Advanced age is not a barrier to creating a functional arteriovenous fistula: a retrospective study
Arteriovenous fistulas (AVFs) are the recommended form of vascular access for hemodialysis. However, controversy exists regarding whether AVFs are suitable for elderly patients.Methods:
Single-center retrospective review to investigate the impact of age on AVF outcomes. Five hundred and twenty-five patients with AVF creation were stratified based on age <65, 65-75, and >75 years. AVF outcomes including primary failure, AVF patency (primary, secondary, and functional), and AVF complications were studied for 3 years following AVF creation.Results:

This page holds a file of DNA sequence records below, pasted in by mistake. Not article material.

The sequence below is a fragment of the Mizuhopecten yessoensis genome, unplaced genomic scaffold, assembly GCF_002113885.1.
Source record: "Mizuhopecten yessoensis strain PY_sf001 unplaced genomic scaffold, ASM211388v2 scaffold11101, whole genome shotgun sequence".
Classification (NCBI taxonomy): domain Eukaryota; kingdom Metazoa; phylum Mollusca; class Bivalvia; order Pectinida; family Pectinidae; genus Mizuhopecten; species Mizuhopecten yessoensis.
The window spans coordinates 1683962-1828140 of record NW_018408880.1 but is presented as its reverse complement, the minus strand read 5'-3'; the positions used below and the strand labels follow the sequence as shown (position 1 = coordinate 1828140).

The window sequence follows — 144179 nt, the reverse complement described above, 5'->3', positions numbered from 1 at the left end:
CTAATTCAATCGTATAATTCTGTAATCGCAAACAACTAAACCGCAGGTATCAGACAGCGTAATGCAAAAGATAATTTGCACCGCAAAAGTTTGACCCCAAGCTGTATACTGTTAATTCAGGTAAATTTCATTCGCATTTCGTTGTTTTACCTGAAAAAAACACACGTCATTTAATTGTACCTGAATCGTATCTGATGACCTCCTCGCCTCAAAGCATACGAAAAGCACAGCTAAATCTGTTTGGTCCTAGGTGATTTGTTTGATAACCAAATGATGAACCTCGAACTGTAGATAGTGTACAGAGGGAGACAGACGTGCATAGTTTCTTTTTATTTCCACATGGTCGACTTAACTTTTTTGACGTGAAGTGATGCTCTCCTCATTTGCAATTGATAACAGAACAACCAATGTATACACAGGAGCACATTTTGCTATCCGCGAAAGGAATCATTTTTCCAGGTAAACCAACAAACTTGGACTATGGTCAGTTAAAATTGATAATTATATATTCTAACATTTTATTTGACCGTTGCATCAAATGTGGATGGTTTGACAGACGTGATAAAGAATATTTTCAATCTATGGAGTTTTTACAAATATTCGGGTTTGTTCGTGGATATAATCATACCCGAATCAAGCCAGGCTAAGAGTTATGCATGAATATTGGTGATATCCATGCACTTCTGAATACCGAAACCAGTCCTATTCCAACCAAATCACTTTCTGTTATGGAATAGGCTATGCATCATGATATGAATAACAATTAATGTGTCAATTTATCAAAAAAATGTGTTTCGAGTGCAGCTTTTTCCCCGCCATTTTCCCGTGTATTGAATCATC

The cohort was 63% male, 44% Caucasian, and 55% had diabetes or cardiovascular disease. 39% were aged <65 years, 33% 65-75 years, and 28% were aged >75 years. No differences in rates of primary failure, loss of primary patency, complications, or need for intervention were observed between age groups. There was a significant association of age with secondary patency and functional patency, with age >75 being an independent risk factor for shortened lifespan of the fistula. For patients aged >75 years, secondary patency at 3 years was 64% compared to 75%-78% for younger patients. Functional patency at 2 years was 69% for those aged >75 years compared to 78%-81% for younger patients.Conclusions:
We found no difference in AVF maturation, primary patency, complications, or interventions in those over the age of 75 compared to younger counterparts. While secondary and functional patency rates were significantly lower in those aged >75 years, the magnitude of difference is likely not clinically relevant. Therefore, we recommend that advanced age alone should not preclude patients from AVF creation.